• The 3rd edition of API RP 573 was published in October, 2013.  At this meeting, a TG met to continue planning updates for the 2018 edition.  Forty potential improvements were discussed and assigned to volunteers.  Considerable interaction and input from the API SC on Heaters is being sought for the next edition.  If you have someone in your company who is a heater MI specialist, please let them know that we want and need more participation from anyone interested in improving API 573 on Heater/Boiler Inspection.  An RFP will be issued to hire a master editor for the next edition.  Efforts will be made this summer to make progress on drafting all the changes for review and discussion at the next meeting in November.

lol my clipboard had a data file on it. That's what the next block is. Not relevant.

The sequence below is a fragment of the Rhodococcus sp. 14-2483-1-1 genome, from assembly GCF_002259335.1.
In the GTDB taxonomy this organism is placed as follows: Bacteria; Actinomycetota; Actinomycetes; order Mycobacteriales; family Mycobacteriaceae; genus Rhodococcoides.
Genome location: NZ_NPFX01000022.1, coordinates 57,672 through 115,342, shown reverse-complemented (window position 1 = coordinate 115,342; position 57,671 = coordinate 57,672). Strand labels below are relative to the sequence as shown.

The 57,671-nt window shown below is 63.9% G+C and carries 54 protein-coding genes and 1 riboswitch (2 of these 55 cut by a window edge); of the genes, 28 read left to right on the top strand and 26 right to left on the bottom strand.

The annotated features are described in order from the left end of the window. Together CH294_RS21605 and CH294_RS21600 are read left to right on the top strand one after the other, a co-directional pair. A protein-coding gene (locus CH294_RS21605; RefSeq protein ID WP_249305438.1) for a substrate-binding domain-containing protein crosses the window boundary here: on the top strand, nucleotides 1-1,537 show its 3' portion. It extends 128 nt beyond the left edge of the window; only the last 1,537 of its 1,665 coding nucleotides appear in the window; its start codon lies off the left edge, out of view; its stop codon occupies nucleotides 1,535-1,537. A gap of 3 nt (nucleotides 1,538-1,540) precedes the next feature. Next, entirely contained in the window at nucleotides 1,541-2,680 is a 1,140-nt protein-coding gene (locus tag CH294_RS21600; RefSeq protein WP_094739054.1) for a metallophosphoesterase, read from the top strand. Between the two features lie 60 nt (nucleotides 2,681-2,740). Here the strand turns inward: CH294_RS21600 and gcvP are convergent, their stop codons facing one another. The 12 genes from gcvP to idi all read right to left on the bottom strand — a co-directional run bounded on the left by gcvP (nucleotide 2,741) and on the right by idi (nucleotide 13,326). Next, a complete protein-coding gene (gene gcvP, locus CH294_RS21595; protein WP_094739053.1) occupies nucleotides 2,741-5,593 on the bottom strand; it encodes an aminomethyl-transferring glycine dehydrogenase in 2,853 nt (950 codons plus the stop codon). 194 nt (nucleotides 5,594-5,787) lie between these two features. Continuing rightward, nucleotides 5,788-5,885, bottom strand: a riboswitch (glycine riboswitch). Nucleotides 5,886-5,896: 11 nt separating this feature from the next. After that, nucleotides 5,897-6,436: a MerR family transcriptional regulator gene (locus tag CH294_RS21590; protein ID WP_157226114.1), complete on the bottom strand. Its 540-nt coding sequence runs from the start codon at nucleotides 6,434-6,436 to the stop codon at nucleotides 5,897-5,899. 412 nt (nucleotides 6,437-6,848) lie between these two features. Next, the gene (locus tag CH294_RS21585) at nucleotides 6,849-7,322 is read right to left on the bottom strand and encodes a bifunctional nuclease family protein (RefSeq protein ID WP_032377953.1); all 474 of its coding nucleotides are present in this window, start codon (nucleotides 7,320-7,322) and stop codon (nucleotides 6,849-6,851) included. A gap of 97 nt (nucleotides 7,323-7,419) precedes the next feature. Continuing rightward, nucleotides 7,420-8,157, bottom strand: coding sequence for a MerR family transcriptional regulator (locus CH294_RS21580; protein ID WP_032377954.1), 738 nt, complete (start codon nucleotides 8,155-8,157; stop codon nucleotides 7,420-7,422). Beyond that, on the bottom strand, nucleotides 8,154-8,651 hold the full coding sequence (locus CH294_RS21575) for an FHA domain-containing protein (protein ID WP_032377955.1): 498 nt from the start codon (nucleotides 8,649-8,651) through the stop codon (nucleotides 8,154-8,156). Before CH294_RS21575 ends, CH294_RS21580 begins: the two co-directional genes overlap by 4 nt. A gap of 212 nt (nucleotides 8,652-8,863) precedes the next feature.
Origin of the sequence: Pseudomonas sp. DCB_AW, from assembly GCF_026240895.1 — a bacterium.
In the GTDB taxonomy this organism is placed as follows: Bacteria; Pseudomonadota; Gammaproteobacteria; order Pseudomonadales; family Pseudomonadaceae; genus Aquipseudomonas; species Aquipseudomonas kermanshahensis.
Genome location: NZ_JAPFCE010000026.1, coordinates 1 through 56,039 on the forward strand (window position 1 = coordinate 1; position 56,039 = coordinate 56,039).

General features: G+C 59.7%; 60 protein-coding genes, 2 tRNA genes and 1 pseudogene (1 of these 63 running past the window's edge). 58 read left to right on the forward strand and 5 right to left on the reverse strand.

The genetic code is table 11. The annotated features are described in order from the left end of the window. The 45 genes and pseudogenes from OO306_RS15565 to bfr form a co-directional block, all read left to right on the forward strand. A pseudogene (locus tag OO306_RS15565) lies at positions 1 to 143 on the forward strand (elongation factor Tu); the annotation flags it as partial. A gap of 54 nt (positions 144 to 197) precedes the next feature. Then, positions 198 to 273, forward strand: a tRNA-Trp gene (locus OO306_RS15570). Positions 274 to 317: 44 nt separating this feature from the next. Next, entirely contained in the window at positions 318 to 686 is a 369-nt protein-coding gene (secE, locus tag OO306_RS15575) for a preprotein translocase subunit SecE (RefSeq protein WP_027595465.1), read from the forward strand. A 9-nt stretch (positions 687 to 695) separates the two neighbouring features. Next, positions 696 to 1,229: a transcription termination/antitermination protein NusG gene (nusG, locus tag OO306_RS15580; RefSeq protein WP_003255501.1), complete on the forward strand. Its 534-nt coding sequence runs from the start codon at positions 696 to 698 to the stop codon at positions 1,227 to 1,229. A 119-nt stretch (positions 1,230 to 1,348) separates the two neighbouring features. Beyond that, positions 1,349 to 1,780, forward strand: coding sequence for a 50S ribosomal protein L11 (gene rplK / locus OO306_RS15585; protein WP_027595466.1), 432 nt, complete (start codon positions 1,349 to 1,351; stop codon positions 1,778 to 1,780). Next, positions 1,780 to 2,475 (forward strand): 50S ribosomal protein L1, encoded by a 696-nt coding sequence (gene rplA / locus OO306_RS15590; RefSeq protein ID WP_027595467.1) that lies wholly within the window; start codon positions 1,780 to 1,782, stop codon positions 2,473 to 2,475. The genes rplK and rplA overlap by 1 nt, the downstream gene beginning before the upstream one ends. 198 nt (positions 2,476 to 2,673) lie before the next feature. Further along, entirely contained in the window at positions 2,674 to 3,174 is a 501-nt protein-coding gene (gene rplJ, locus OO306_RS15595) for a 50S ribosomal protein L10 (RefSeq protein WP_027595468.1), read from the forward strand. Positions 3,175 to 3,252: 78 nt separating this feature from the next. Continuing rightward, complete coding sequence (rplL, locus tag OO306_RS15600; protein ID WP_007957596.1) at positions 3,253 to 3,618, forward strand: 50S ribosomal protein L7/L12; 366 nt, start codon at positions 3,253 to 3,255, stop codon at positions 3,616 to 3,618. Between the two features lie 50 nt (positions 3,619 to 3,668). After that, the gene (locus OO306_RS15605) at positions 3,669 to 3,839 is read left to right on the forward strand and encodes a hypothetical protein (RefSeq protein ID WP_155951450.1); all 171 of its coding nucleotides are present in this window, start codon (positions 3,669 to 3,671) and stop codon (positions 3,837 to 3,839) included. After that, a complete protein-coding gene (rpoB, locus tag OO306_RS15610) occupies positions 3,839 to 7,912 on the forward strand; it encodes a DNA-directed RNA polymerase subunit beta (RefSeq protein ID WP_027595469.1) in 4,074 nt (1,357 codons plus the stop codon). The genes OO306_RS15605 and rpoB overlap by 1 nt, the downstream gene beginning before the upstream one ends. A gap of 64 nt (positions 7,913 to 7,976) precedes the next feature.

• The 4th edition of API RP 574 on Inspection of Piping was published in November, 2016.  As with API 572 & 510, from now on API 574 will be updated in synch with 570, so that we can put the more informational piping inspection issues in 574 and continue to focus 570 more on requirements and expectations.  Currently there is no activity scheduled for these two documents.
  • The 3rd edition of API RP 575 on Tank Inspection was published in 2014, so it’s due for a new edition in 2019.  A TG met to discuss at this spring meeting, but does not have any issues on the agenda that need to be worked.  If that situation remains the case, then this standard will be reaffirmed as is, with no changes in 2019.
  • The 4th edition of API RP 576 on Inspection of Pressure Relieving Devices has been published in April, 2017.  The TG on 576 is currently inactive.